How Politicians Form Opinions

A monkey looks pensive.
That old familiar feeling when you're not sure how you feel. Photo by Juan Rumimpunu / Unsplash

By the time Carol Barr's heart gave out one June 16, her husband had left for work. Her coworkers saw her collapse on Zoom. Mitral valve prolapse, her obituary would say. Carol had been diagnosed with it in seventh grade. It's not a big deal, the doctors said. Which was true. Until it wasn't.

Carol's husband was a guy named Andy, who happened to be a Congressman. And the Congressman whose heart was broken by a broken heart valve poured some of that despair into legislative problem solving.

He introduced the Cardiovascular Advances in Research and Opportunities Legacy (CAROL) Act, which invests in valvular heart disease research. And in a Congress that passes 2% of bills, CAROL's Act got to President Biden's desk, where the Commander in Chief signed it into law on December 20, two and a half years after Carol's death.

Brutal lived experience formed Congressman Barr's opinion. It's one of the most profound ways politicians step into a belief.

Or a constituent's brutal lived experience. Maine State Representative Margaret Craven introduced a waiting period bill after a constituent's 18-year-old son bought a gun and ended his life with it hours later.

While folks often think the party shapes a politician's point of view, I'd say it's more nuanced than that. I knew a Republican who voted pro-choice because that's what the majority of his constituents (and he) wanted. I knew a Democrat who voted against every pro-choice bill he could because that's what the majority of his constituents (and he) wanted.

Constituents, especially primary voters and major employers in the district, have a strong hand in shaping a politician's worldview.

Which is a GREAT reminder that the more of us who make a habit of voting in primaries, the stronger our democracy will be.

If it's an issue the politician doesn't have a personal connection to (patent policy, say) or constituents aren't really weighing in on (semiconductors, say) or doesn't have major district implications (sanctions, say), the politician may just go along with the party and buy themselves some goodwill for when they need to buck party leadership later on.

Or they may wait and see how their buddies are voting; politicians can be herd animals.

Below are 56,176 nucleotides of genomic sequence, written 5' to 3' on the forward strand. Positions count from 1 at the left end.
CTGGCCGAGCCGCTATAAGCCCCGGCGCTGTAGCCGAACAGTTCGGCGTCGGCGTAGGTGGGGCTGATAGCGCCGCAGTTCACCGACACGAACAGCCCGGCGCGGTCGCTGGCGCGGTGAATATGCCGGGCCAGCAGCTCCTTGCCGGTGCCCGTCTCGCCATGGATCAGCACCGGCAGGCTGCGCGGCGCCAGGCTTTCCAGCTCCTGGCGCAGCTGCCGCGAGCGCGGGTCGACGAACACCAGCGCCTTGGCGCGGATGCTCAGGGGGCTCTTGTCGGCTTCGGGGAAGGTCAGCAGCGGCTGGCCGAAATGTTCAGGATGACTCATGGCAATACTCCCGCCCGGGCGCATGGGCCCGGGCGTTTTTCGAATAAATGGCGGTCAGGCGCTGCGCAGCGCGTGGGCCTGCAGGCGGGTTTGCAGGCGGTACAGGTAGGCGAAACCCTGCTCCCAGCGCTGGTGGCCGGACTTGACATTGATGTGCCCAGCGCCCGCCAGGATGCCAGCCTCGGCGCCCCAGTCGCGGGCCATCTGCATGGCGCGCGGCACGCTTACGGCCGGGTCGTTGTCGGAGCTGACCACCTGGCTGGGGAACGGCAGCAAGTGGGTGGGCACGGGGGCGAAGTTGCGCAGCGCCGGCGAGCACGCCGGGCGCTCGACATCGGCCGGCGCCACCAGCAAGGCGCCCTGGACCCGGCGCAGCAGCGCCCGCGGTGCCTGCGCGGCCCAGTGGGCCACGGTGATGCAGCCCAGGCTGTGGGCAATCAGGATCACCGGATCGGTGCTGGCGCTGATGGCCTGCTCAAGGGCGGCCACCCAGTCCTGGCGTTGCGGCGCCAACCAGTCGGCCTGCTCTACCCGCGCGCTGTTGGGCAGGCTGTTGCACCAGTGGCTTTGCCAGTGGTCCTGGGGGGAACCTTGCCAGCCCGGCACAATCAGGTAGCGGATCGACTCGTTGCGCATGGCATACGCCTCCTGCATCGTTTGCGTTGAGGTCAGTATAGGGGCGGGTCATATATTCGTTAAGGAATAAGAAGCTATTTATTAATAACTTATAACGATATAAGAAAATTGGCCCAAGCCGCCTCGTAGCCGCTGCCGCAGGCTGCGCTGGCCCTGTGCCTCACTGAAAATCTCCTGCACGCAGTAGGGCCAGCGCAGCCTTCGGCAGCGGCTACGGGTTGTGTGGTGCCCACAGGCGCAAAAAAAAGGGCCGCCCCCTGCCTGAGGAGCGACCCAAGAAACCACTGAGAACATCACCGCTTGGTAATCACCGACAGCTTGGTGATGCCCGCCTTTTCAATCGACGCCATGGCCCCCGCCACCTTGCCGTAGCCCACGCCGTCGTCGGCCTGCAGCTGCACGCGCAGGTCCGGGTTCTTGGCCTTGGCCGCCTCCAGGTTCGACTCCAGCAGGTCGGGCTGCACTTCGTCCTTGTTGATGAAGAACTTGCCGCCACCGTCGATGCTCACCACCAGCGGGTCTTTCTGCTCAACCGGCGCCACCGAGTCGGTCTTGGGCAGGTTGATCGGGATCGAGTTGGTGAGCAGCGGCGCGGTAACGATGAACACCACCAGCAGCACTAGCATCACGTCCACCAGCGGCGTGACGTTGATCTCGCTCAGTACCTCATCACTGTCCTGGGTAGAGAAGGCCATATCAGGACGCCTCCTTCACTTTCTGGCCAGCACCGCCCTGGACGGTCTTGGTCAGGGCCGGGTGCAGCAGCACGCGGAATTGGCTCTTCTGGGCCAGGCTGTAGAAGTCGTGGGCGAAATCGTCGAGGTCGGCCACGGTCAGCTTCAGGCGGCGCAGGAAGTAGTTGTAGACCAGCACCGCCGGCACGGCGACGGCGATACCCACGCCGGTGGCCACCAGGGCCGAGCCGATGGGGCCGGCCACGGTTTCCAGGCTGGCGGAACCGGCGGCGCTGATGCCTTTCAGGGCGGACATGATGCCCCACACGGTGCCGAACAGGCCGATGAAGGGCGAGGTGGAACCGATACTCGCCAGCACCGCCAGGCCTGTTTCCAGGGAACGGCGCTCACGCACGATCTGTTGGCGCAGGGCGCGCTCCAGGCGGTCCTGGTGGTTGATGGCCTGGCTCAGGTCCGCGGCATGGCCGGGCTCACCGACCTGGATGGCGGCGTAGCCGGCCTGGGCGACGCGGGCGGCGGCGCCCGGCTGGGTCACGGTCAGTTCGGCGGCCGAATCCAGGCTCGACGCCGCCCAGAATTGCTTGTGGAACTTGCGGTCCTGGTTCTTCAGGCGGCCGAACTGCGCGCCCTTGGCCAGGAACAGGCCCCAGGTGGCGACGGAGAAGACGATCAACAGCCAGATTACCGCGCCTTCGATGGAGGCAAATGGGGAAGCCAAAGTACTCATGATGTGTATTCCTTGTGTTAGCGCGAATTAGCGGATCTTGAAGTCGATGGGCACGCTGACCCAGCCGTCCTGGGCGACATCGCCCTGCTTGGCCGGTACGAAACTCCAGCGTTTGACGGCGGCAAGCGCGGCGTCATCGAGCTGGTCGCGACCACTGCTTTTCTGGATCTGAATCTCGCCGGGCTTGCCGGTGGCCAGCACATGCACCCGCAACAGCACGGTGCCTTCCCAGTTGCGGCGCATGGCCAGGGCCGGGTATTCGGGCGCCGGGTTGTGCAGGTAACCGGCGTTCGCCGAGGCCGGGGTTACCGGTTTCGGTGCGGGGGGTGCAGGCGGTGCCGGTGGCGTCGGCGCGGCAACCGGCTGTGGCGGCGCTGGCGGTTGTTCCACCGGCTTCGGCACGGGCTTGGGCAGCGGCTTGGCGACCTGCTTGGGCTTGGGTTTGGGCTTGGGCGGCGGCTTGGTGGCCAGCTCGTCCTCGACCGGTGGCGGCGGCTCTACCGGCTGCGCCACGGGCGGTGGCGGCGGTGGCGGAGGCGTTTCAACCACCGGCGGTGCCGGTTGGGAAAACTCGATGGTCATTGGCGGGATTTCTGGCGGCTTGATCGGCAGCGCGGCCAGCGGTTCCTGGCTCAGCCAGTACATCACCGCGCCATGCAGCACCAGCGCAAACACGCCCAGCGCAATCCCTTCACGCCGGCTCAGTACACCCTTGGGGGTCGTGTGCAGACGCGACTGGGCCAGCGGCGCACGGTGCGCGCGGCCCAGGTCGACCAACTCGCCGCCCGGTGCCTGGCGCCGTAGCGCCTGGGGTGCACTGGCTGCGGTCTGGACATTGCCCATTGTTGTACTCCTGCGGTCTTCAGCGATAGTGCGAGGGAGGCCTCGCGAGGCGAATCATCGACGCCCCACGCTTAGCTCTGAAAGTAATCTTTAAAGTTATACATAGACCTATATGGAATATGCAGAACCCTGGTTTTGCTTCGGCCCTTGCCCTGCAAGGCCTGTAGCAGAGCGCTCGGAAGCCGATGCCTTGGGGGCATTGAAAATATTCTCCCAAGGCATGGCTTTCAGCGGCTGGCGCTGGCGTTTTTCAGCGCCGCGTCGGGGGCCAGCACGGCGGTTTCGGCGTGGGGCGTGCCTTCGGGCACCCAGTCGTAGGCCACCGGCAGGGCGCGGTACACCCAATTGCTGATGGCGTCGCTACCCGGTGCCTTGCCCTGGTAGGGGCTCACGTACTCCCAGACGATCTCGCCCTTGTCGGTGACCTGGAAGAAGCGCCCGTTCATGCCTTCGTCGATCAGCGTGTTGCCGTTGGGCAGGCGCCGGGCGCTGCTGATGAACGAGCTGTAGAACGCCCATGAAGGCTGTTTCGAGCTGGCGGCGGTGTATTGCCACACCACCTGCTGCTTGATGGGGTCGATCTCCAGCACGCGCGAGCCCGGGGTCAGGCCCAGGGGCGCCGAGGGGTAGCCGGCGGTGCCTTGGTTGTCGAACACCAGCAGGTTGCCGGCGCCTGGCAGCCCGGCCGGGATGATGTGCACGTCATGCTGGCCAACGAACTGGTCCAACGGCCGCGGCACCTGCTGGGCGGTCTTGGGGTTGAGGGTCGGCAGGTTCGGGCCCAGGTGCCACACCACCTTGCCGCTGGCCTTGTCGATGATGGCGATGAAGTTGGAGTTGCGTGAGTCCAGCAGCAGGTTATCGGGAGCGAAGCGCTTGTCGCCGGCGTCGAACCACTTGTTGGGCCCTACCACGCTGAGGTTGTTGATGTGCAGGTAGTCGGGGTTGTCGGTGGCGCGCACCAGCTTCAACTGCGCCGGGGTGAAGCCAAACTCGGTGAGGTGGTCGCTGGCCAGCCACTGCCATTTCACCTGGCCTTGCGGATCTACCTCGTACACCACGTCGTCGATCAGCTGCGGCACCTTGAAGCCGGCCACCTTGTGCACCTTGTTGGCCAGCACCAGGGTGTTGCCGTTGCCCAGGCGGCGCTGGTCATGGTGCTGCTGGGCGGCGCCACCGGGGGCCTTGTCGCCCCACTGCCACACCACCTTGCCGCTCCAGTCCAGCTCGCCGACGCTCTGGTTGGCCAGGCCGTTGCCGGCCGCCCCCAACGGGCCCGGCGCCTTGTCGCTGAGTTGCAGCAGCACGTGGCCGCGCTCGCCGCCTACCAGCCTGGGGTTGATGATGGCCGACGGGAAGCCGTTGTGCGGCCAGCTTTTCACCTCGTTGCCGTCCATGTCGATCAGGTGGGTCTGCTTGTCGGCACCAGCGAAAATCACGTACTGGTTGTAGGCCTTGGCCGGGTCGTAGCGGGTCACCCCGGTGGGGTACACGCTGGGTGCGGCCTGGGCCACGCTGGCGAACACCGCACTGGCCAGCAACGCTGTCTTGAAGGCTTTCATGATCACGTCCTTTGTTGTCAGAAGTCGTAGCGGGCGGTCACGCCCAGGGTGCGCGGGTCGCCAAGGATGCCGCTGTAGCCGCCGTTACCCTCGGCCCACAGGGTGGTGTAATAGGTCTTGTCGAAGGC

Or they may vote as a thank you to a member who helped them out or to curry favor with a member whose vote they may need in the future.

There are issues we can't change a politician's mind on. But there are also issues where their mind isn't made up. Or it could be made by a compelling constituent story.

Politicians trade in the currency of stories. Their bios and speeches are littered with them. "I grew up the son of a plumber and teacher" or "As a carpenter, I know what it's like to make a living with your hands." These stories shape their worldview - which shapes their policy positions. Our stories could help do the same.

The key is to make it specific. Carol Barr didn't die from some general heart issue; she died from a valvular heart condition. And CAROL's Act tackles just that. Representative Craven's constituent didn't ask for a bill to end all suicide - though if that bill existed, I'd bang down every door to make it law - it was a bill to interrupt the specific situation that led to her son's death.

A story about surprise medical billing is easier to act on than a story about our broken healthcare system. A story about ending testing on beagles is easier to act on than a story about ending animal testing. Quoth Michael Jordan, "Focus like a laser, not a flashlight."

So if it's an area the legislator doesn't have a clearly defined stance on and if we can tell our specific story about it, we could help form - or at least inform - their position.

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